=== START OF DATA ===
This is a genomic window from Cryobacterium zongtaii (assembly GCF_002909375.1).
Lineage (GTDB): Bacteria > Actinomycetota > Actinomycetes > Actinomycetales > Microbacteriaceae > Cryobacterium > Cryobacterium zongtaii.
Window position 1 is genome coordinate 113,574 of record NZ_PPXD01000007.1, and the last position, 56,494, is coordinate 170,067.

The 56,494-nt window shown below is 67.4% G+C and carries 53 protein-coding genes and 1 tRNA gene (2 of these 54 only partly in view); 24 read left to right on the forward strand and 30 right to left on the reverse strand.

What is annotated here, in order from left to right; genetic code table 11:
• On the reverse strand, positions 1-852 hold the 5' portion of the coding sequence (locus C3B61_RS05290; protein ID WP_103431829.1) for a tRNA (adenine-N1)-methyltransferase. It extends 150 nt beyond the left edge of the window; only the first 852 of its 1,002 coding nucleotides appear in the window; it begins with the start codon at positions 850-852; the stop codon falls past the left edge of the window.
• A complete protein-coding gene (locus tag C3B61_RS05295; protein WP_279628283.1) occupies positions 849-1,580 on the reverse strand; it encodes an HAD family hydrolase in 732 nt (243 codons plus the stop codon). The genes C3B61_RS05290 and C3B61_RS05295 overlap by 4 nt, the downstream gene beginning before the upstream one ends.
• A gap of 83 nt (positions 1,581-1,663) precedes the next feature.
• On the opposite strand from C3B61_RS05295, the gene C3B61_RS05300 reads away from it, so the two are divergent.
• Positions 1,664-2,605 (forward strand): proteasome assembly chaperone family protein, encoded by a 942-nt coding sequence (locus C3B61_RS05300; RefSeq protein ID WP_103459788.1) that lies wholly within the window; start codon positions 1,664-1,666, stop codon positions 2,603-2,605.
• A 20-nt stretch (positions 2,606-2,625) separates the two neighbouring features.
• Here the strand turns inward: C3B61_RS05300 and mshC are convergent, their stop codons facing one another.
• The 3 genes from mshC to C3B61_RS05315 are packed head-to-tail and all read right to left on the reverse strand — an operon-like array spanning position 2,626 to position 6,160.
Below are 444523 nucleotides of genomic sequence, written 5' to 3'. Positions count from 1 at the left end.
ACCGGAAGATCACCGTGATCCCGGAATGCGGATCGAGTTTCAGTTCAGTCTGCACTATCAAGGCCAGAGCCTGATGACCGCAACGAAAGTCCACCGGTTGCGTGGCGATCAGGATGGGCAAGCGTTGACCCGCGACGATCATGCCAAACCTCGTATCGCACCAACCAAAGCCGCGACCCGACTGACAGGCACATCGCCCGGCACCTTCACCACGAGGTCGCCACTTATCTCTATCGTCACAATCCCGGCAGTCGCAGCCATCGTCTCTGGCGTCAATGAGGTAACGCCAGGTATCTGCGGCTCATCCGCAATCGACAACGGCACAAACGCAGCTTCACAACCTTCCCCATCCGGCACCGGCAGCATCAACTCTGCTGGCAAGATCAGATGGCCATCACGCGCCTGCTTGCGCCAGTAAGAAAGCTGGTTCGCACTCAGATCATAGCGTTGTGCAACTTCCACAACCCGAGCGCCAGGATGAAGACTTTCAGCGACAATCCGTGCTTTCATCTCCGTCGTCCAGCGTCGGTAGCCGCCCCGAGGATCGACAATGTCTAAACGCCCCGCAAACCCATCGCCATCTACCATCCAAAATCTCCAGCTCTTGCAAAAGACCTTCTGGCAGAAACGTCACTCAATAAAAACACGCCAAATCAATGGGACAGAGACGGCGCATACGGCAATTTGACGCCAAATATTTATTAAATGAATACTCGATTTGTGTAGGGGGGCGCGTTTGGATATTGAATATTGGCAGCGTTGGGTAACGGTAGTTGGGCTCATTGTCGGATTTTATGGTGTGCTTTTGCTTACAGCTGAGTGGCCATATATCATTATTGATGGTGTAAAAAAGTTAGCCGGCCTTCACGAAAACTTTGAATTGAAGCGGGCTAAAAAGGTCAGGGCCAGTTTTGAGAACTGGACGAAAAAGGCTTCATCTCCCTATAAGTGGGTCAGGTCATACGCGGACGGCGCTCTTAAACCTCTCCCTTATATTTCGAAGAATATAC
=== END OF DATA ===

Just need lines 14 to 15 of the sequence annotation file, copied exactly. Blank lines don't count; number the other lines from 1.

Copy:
Below are 444523 nucleotides of genomic sequence, written 5' to 3'. Positions count from 1 at the left end.
ACCGGAAGATCACCGTGATCCCGGAATGCGGATCGAGTTTCAGTTCAGTCTGCACTATCAAGGCCAGAGCCTGATGACCGCAACGAAAGTCCACCGGTTGCGTGGCGATCAGGATGGGCAAGCGTTGACCCGCGACGATCATGCCAAACCTCGTATCGCACCAACCAAAGCCGCGACCCGACTGACAGGCACATCGCCCGGCACCTTCACCACGAGGTCGCCACTTATCTCTATCGTCACAATCCCGGCAGTCGCAGCCATCGTCTCTGGCGTCAATGAGGTAACGCCAGGTATCTGCGGCTCATCCGCAATCGACAACGGCACAAACGCAGCTTCACAACCTTCCCCATCCGGCACCGGCAGCATCAACTCTGCTGGCAAGATCAGATGGCCATCACGCGCCTGCTTGCGCCAGTAAGAAAGCTGGTTCGCACTCAGATCATAGCGTTGTGCAACTTCCACAACCCGAGCGCCAGGATGAAGACTTTCAGCGACAATCCGTGCTTTCATCTCCGTCGTCCAGCGTCGGTAGCCGCCCCGAGGATCGACAATGTCTAAACGCCCCGCAAACCCATCGCCATCTACCATCCAAAATCTCCAGCTCTTGCAAAAGACCTTCTGGCAGAAACGTCACTCAATAAAAACACGCCAAATCAATGGGACAGAGACGGCGCATACGGCAATTTGACGCCAAATATTTATTAAATGAATACTCGATTTGTGTAGGGGGGCGCGTTTGGATATTGAATATTGGCAGCGTTGGGTAACGGTAGTTGGGCTCATTGTCGGATTTTATGGTGTGCTTTTGCTTACAGCTGAGTGGCCATATATCATTATTGATGGTGTAAAAAAGTTAGCCGGCCTTCACGAAAACTTTGAATTGAAGCGGGCTAAAAAGGTCAGGGCCAGTTTTGAGAACTGGACGAAAAAGGCTTCATCTCCCTATAAGTGGGTCAGGTCATACGCGGACGGCGCTCTTAAACCTCTCCCTTATATTTCGAAGAATATAC